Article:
ARTZUID 2019, Amsterdam’s Sculpture Biennial, is now on and presents more than sixty sculptures and installations for free across the city of Amsterdam until the 15th of September .

Barry Flanagan’s ‘Large Nijinski on Anvil Point’ (2001) pictured here (photo by Berend Strik) can be seen alongside other artists including:  Auguste Rodin, César, Charlotte van Pallandt, Dan Graham, Daniel Göttin, David Altmejd, Dini Thomsen, Eja Siepman van den Berg, Elsa Tomkowiak, Erwin Wurm, Gabriel Lester, George Struikelblok, Gerda Maise, Gloria Friedmann, Hans van de Bovenkamp, Henk Visch, Irene Fortuyn, Ivan Cremer, Jan Fabre, Jaume Plensa, Jean Dubuffet, Jems Koko Bi, Jerzy Kedziora, Jésus Rafael Soto, Joel Shapiro, Johan Tahon, Judith Wiersema, Karel Appel, Klaas Gubbels, Lon Pennock, Marc Quinn, Matthew Monahan, Morgan Betz, Nancy Rubins, Nick Ervinck, Nic Jonk, Oliver Laric, PJ Roggeband, Roberto Barni, Sachi Miyachi, Sandro Chia, Theo Jansen, Tom Claassen, Tony Matelli, Wim Delvoye, Yoshitomo Nara, Yubi Kirindongo.

For more information visit


Exhibitions Closing Soon


Barry Flanagan, Solutions Imaginaires

Galerie Lelong Paris

15 March 2019 – 11 May 2019


Barry Flanagan Solutions Imaginaires closes on the 11th of May at Galerie LeLong. Flanagan had many connections to Paris, he was a life-long ‘pataphysican, a keen reader of Alfred Jarry, and had a flat there. Jarry defined ’pataphysics as the science of imaginary solutions, and the exhibition takes its title from the ’pataphyical nature of Flanagan’s work. It brings together works on paper from 1968 such as ‘Collage ’68’ (1968) (illustrated below) and the bronzes of 1980 to 2009, such as ‘Double Bell’ (1980) ‘Medium Monument’ (1996) and ‘Large Troubador’ (2004) (illustrated above).



The exhibition was organised in collaboration with the Estate of Barry Flanagan and the catalogue is available from the Galerie Lelong website with a text by Didier Semin.


Kip Gresham, The Art of Collaboration

The Heong Gallery

1 March – 19 May 2019



Flanagan’s ‘The Anatomy Class’ (2001) and ‘Jessica’ (2003) (illustrated) features in Kip Gresham The Art of Collaboration at the Heong Gallery, closing next week. It shows 40 years of work made by the master printmaker in collaboration with a huge group of artists including Flanagan, whom worked with and was a friend of Gresham’s since the early 1980’s. Information on the gallery website.

Bedales Benefit Auction

D COMO’D’Y (2001) Etching 26.5 x 22.5 cm (10.43 x 8.86 in) 16 of 16

Barry Flanagan’s etchings are included in a benefit auction supporting Bedales School, an independent boarding school in Hampshire. The three works, Composition with Salamander (2010), Reading (2010) and D COMO’D’Y, (2001) have been donated as part of the event. The Bedales school’s ethos is to nurture enquiry and individually in its students and the auction hopes to raise funds for new facilities including a new art studio, a design workshop and to provide a full Arts Scholarship for talented students in their final years. Flanagan’s son and daughter studied at Bedales and Flanagan was a keen supporter, with previous artworks donated to the school such as the sculpture [Field Day 1 Mirrored, 1988].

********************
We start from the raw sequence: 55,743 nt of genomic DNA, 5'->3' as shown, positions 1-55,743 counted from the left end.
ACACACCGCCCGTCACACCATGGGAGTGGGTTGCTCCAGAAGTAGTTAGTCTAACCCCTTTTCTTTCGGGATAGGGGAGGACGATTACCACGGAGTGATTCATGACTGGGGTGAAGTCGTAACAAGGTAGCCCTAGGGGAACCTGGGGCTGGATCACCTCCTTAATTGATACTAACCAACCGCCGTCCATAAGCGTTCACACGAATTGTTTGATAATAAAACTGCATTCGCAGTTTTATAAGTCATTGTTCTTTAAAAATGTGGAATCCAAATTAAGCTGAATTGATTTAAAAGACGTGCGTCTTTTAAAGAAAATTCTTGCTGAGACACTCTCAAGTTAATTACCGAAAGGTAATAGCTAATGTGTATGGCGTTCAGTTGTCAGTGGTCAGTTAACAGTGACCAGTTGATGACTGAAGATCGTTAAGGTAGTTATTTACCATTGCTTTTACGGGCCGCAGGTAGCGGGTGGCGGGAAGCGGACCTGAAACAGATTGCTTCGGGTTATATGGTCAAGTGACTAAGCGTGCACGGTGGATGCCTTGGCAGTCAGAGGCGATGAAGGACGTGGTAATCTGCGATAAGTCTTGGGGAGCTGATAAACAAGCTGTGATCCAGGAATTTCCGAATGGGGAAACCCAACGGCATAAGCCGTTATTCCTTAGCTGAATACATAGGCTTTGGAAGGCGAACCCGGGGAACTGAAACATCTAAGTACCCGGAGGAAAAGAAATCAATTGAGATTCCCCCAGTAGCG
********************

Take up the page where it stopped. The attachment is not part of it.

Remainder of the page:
The auction ends at 10pm on 25th November 2014 more information on how to support can be found on the Paddle8 website.

‘Somethings Etruscan’

This little book was the result of collaboration between writer David Plante and artist Barry Flanagan. On a trip to Italy Barry visited a museum full of Etruscan artifacts where he made many drawings. These drawings formed the basis for the book. It was the intention for the Museum of Modern Art Oxford to publish it in 1974 when Flanagan had a drawing exhibition at the museum. The exhibition was the fullest survey of his drawings to date and included early schematic works, diagrams, drawings of dancers at the Ballet Rambert as well as drawings of the Etruscan artifacts and local landscape.

‘Silâns’ (1964-1965)

In September 2011 we launched the facsimile publication, Silâns (1964-1965). This is a complete republication in book form of the magazine produced by Barry Flanagan with fellow student Alistair Jackson and lecturer Rudy Leenders whilst he was a student at St Martins School of Art. They printed a total of sixteen issues between October 1964 and June 1965. Flanagan obtained the school’s administration staff’s agreement to use the cyclostyle machine on alternate Monday’s in term time. He turned out 50 copies an issue and recalled the circular action of the machine with a characteristic smile.